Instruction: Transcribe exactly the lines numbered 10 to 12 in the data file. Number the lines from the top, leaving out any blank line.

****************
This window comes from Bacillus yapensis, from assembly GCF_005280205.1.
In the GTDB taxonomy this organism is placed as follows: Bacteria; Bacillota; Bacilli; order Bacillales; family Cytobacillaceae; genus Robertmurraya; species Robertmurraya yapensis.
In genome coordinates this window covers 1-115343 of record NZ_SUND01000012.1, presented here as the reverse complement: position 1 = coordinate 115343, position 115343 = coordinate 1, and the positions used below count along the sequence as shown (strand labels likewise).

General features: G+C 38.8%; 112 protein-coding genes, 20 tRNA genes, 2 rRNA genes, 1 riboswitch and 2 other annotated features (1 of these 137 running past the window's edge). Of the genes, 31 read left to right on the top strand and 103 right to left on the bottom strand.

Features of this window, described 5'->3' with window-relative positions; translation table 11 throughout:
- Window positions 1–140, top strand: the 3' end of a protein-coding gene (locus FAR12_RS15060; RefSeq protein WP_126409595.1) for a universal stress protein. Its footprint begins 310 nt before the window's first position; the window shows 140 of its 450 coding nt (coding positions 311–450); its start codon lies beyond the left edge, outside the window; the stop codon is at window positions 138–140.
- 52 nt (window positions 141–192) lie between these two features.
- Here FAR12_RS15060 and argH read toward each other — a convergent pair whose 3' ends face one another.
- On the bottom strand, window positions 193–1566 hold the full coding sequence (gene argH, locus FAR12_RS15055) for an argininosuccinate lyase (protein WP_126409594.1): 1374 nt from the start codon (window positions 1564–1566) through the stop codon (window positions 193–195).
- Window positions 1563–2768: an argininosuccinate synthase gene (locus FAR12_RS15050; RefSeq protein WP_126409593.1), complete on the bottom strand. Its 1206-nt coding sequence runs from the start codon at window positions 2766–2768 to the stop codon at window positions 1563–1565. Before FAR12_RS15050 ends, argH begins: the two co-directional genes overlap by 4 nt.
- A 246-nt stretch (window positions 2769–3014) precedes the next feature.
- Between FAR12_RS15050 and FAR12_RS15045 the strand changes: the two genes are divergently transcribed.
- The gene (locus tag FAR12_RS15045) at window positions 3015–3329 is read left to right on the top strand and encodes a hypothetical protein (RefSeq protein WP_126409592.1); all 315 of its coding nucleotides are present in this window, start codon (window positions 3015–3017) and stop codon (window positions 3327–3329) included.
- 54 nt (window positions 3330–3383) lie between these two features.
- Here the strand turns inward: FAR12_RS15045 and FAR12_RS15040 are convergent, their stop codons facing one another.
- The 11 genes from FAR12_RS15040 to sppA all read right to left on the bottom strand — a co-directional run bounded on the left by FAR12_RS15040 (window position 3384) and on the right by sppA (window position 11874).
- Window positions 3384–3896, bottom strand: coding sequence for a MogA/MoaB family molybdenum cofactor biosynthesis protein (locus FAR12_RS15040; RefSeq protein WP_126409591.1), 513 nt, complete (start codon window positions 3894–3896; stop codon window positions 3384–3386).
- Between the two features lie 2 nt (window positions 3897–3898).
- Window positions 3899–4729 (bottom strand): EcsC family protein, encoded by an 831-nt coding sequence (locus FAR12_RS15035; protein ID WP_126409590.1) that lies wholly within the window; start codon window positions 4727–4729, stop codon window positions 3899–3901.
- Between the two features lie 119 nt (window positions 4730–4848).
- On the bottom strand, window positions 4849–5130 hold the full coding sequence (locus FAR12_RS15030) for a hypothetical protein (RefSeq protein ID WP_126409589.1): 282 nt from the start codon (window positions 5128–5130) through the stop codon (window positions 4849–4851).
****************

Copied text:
- Window positions 1563–2768: an argininosuccinate synthase gene (locus FAR12_RS15050; RefSeq protein WP_126409593.1), complete on the bottom strand. Its 1206-nt coding sequence runs from the start codon at window positions 2766–2768 to the stop codon at window positions 1563–1565. Before FAR12_RS15050 ends, argH begins: the two co-directional genes overlap by 4 nt.
- A 246-nt stretch (window positions 2769–3014) precedes the next feature.
- Between FAR12_RS15050 and FAR12_RS15045 the strand changes: the two genes are divergently transcribed.